Retrospective Study
Copyright ©The Author(s) 2016. Published by Baishideng Publishing Group Inc. All rights reserved.
World J Radiol. Apr 28, 2016; 8(4): 397-402
Published online Apr 28, 2016. doi: 10.4329/WJR.v8.i4.397
Quantitative study of prostate cancer using three dimensional fiber tractography
Sandeep Hedgire, Alexey Tonyushkin, Aoife Kilcoyne, Jason A Efstathiou, Peter F Hahn, Mukesh Harisinghani
Sandeep Hedgire, Alexey Tonyushkin, Aoife Kilcoyne, Jason A Efstathiou, Peter F Hahn, Mukesh Harisinghani, Department of Radiology, Massachusetts General Hospital, Boston, MA 02114, United States
Alexey Tonyushkin, Department of Physics, UMass, Boston, MA 02125, United States
Author contributions: Hedgire S, Tonyushkin A, Kilcoyne A and Harisinghani M contributed equally to this work; Hedgire S, Tonyushkin A and Kilcoyne A collected and analyzed the data, and drafted the manuscript; Efstathiou JA, Hahn PF and Harisinghani M provided analytical oversight; Hedgire S, Tonyushkin A, Kilcoyne A, Efstathiou JA, Hahn PF and Harisinghani M designed and supervised the study; Hedgire S, Tonyushkin A, Kilcoyne A and Harisinghani M revised the manuscript for important intellectual content; Kilcoyne A, Tonyushkin A, Efstathiou JA and Hahn PF offered the technical or material support; Hedgire S and Harisinghani M provided administrative support; all authors have read and approved the final version to be published.
Supported by Mac Erlaine Research Scholarship, St. Vincents University Hospital, Dublin, Ireland (to Dr. Aoife Kilcoyne).
Institutional review board statement: The study was reviewed and approved by the Massachusetts General Hospital Institutional Review Board.
Informed consent statement: Institutional review board waived requirement for informed consent. Consent was not obtained but the presented data are anonymised and risk of identification is low.
Conflict-of-interest statement: The authors report no conflict of interest.
Data sharing statement: Technical appendix, statistical code and dataset available from the corresponding author at hedgire.sandeep@mgh.harvard.edu. Informed consent was not required as per the IRB approval. The presented data are anonymised and the risk of identification is low.
Open-Access: This article is an open-access article which was selected by an in-house editor and fully peer-reviewed by external reviewers. It is distributed in accordance with the Creative Commons Attribution Non Commercial (CC BY-NC 4.0) license, which permits others to distribute, remix, adapt, build upon this work non-commercially, and license their derivative works on different terms, provided the original work is properly cited and the use is non-commercial. See: http://creativecommons.org/licenses/by-nc/4.0/
Correspondence to: Sandeep Hedgire, MD, Department of Radiology, Massachusetts General Hospital, 55 Fruit Street, Boston, MA 02114, United States. hedgire.sandeep@mgh.harvard.edu
Telephone: +1-617-7268073 Fax: +1-617-7264891
Received: August 14, 2015
Peer-review started: August 16, 2015
First decision: November 7, 2015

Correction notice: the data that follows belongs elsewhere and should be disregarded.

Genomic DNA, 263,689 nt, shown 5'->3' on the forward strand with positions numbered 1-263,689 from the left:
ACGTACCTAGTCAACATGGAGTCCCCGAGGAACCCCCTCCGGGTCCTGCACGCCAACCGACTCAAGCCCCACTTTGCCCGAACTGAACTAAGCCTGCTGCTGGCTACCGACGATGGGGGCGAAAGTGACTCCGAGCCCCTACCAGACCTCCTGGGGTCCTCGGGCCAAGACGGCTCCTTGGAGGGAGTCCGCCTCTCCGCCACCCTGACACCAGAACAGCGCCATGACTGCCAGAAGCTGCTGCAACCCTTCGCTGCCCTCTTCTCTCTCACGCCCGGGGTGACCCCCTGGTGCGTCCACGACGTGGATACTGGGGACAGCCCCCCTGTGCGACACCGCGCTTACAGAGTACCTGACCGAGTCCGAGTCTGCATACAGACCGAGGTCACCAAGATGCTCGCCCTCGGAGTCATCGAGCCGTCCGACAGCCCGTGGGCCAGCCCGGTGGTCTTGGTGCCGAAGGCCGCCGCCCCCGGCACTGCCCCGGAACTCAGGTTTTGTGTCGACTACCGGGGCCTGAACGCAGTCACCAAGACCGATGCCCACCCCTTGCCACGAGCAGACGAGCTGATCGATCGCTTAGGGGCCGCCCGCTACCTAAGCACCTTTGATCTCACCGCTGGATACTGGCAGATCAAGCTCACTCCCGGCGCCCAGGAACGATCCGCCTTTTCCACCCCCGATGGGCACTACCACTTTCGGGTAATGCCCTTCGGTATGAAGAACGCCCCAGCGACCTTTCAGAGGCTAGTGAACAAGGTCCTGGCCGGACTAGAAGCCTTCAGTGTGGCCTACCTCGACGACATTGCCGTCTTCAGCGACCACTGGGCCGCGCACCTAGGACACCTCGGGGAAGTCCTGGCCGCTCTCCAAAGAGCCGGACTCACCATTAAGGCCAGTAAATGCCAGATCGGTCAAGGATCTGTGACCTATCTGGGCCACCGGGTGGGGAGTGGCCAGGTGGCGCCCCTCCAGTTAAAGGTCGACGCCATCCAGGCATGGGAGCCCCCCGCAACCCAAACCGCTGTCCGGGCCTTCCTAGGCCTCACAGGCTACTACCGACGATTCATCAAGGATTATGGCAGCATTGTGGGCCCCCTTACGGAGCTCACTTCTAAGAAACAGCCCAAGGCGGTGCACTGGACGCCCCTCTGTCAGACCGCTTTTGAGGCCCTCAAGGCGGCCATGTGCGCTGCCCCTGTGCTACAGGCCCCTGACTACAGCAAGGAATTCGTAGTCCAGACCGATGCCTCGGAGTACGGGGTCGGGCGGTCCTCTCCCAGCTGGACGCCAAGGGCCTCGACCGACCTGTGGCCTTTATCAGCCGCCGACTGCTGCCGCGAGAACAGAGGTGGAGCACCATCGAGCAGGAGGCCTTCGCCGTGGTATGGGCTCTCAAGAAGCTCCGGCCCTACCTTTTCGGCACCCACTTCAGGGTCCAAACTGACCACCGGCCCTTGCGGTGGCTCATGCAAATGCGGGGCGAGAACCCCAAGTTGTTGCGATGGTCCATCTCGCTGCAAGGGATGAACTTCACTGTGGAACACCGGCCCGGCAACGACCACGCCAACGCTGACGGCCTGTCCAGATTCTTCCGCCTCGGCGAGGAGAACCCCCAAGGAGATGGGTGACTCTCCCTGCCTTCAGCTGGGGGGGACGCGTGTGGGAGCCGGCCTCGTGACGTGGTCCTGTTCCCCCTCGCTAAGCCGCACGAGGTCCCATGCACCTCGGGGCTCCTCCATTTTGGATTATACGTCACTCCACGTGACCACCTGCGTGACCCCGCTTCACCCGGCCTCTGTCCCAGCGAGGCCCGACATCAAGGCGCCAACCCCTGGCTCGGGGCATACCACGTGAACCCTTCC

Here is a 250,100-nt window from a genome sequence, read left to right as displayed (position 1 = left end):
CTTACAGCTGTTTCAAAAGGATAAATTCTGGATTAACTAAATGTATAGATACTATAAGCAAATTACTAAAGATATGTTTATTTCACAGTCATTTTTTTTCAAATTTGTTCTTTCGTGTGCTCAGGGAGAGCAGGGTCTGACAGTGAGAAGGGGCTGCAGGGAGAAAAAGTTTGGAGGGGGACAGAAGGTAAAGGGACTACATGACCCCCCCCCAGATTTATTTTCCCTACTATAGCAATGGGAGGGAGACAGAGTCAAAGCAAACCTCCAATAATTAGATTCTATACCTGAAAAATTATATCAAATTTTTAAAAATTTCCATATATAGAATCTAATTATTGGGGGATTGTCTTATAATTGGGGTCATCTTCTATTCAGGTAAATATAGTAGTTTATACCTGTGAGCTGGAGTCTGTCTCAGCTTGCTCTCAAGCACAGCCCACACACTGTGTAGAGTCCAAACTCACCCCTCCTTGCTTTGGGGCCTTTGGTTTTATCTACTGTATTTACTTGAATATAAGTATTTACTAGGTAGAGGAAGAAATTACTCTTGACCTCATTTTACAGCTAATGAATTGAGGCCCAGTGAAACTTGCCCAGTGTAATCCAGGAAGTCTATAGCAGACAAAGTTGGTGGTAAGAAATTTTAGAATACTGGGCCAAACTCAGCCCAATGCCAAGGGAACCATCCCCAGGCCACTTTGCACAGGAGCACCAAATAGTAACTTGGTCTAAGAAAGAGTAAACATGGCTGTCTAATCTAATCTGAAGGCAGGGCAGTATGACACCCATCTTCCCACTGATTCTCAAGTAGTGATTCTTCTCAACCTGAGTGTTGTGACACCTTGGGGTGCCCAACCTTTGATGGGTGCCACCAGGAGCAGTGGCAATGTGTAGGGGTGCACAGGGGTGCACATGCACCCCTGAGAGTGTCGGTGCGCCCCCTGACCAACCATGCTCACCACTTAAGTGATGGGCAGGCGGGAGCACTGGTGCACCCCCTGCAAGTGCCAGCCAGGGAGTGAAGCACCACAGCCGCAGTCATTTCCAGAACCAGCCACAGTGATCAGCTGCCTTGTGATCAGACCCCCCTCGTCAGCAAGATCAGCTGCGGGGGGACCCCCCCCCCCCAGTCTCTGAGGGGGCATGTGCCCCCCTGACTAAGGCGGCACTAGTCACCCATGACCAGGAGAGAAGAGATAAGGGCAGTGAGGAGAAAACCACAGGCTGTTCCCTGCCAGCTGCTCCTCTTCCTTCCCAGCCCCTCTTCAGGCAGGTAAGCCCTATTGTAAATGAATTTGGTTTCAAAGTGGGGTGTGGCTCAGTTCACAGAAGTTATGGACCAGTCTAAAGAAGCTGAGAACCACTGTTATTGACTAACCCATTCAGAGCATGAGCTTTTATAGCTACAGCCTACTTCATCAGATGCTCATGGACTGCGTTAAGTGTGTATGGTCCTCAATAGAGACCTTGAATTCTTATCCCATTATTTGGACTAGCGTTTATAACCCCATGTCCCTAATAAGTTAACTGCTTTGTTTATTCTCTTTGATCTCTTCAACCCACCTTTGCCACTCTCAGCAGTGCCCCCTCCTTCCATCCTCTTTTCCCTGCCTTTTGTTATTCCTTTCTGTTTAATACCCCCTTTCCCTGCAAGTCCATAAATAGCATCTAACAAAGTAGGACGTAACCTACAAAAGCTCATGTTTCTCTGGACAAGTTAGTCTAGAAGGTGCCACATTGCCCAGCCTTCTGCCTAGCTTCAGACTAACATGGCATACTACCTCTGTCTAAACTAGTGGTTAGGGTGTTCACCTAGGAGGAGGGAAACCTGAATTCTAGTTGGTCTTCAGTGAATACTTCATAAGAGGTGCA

Revised: January 15, 2016
Accepted: February 14, 2016
Article in press: February 16, 2016
Published online: April 28, 2016
Abstract

AIM: To investigate feasibility of a quantitative study of prostate cancer using three dimensional (3D) fiber tractography.

METHODS: In this institutional review board approved retrospective study, 24 men with biopsy proven prostate cancer underwent prostate magnetic resonance imaging (MRI) with an endorectal coil on a 1.5 T MRI scanner. Single shot echo-planar diffusion weighted images were acquired with b = 0.600 s/mm2, six gradient directions. Open-source available software TrackVis and its Diffusion Toolkit were used to generate diffusion tensor imaging (DTI) map and 3D fiber tracts. Multiple 3D spherical regions of interest were drawn over the areas of tumor and healthy prostatic parenchyma to measure tract density, apparent diffusion coefficient (ADC) and fractional anisotropy (FA), which were statistically analyzed.

RESULTS: DTI tractography showed rich fiber tract anatomy with tract heterogeneity. Mean tumor region and normal parenchymal tract densities were 2.53 and 3.37 respectively (P < 0.001). In the tumor, mean ADC was 0.0011 × 10-3 mm2/s vs 0.0014 × 10-3 mm2/s in the normal parenchyma (P < 0.001). The FA values for tumor and normal parenchyma were 0.2047 and 0.2259 respectively (P = 0.3819).

CONCLUSION: DTI tractography of the prostate is feasible and depicts congregate fibers within the gland. Tract density may offer new biomarker to distinguish tumor from normal tissue.

Keywords: Prostate cancer, Tract density, Diffusion tensor imaging, Tractography, Magnetic resonance imaging

Core tip: Our study identified 24 men with biopsy proven prostate cancer. These patients underwent prostate magnetic resonance imaging with an endorectal coil on a 1.5 T scanner. Software was used to generate a diffusion tensor imaging (DTI) map and three dimensional fiber tracts. DTI tractography demonstrated rich fiber tract anatomy with tract heterogeneity. Tract density may represent a new biomarker to distinguish tumor from normal tissue.